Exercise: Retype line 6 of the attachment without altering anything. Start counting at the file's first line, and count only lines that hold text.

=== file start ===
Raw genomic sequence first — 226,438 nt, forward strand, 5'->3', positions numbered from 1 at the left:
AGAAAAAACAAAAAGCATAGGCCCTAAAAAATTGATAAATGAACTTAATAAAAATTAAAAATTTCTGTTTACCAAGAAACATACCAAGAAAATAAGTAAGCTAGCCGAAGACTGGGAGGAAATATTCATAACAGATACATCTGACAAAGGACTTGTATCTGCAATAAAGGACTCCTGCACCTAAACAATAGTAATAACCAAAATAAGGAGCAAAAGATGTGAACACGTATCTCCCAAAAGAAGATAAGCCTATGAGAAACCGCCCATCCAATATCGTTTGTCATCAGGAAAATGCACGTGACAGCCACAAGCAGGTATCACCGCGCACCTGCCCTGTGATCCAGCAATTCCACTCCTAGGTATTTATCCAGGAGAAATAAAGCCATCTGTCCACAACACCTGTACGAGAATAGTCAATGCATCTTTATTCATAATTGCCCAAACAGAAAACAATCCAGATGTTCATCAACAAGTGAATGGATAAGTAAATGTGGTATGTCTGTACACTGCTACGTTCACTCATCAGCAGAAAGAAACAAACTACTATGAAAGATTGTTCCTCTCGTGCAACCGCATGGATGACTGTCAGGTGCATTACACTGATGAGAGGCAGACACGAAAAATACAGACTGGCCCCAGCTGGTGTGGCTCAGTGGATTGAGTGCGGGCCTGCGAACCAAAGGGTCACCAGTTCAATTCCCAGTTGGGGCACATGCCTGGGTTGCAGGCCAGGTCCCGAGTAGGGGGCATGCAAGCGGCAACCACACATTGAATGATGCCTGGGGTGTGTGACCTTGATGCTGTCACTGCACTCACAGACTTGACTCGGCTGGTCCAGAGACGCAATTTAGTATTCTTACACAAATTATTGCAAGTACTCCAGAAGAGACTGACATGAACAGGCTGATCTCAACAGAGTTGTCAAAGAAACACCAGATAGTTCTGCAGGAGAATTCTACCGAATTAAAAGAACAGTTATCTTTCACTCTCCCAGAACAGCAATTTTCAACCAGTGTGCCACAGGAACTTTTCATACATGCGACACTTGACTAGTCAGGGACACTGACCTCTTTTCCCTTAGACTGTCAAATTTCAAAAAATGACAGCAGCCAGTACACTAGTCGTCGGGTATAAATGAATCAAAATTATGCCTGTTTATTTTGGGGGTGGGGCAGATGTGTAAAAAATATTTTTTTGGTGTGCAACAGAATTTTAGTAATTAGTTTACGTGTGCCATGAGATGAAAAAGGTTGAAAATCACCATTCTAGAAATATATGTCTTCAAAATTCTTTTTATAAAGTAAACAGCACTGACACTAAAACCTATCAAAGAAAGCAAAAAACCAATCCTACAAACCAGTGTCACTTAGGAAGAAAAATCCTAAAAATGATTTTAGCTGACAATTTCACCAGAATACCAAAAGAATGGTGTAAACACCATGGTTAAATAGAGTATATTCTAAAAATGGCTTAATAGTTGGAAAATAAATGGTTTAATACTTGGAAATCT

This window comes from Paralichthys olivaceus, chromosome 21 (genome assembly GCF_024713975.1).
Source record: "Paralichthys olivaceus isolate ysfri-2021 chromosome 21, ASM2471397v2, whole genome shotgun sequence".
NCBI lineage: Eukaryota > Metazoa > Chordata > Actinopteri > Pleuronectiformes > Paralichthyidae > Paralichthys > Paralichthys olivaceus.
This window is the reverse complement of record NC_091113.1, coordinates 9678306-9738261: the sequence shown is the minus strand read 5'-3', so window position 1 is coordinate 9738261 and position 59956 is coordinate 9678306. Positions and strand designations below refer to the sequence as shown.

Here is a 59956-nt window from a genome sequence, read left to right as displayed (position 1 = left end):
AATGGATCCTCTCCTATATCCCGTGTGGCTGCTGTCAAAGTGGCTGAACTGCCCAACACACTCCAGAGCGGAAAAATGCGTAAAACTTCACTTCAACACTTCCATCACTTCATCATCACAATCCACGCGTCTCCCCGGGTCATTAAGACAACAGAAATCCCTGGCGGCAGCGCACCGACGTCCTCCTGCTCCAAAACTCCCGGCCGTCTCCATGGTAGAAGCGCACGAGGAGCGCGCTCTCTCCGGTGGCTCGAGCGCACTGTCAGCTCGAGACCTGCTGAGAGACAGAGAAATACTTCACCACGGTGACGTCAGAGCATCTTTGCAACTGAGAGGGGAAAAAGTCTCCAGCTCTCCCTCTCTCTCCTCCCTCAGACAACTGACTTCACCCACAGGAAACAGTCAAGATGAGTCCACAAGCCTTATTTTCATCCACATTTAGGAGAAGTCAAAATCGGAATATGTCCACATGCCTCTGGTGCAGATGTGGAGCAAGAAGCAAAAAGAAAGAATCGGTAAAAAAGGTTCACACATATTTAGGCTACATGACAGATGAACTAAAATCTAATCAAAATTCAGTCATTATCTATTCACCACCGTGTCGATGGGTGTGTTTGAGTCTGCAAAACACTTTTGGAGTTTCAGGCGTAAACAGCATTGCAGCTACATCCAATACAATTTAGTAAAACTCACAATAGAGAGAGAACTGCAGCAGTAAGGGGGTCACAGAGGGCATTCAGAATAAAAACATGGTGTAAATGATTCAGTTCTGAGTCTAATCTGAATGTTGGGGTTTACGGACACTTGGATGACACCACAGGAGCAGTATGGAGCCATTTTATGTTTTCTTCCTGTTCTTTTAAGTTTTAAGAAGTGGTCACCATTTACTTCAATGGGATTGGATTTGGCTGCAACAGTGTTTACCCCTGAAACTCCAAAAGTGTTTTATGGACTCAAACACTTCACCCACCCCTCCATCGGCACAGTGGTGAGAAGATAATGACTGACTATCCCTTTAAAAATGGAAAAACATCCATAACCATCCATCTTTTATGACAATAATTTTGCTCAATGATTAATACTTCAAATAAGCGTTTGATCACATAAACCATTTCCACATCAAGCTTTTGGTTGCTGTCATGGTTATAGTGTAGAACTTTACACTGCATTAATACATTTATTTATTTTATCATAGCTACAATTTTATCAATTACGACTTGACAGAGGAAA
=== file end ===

This window is the reverse complement of record NC_091113.1, coordinates 9678306-9738261: the sequence shown is the minus strand read 5'-3', so window position 1 is coordinate 9738261 and position 59956 is coordinate 9678306. Positions and strand designations below refer to the sequence as shown.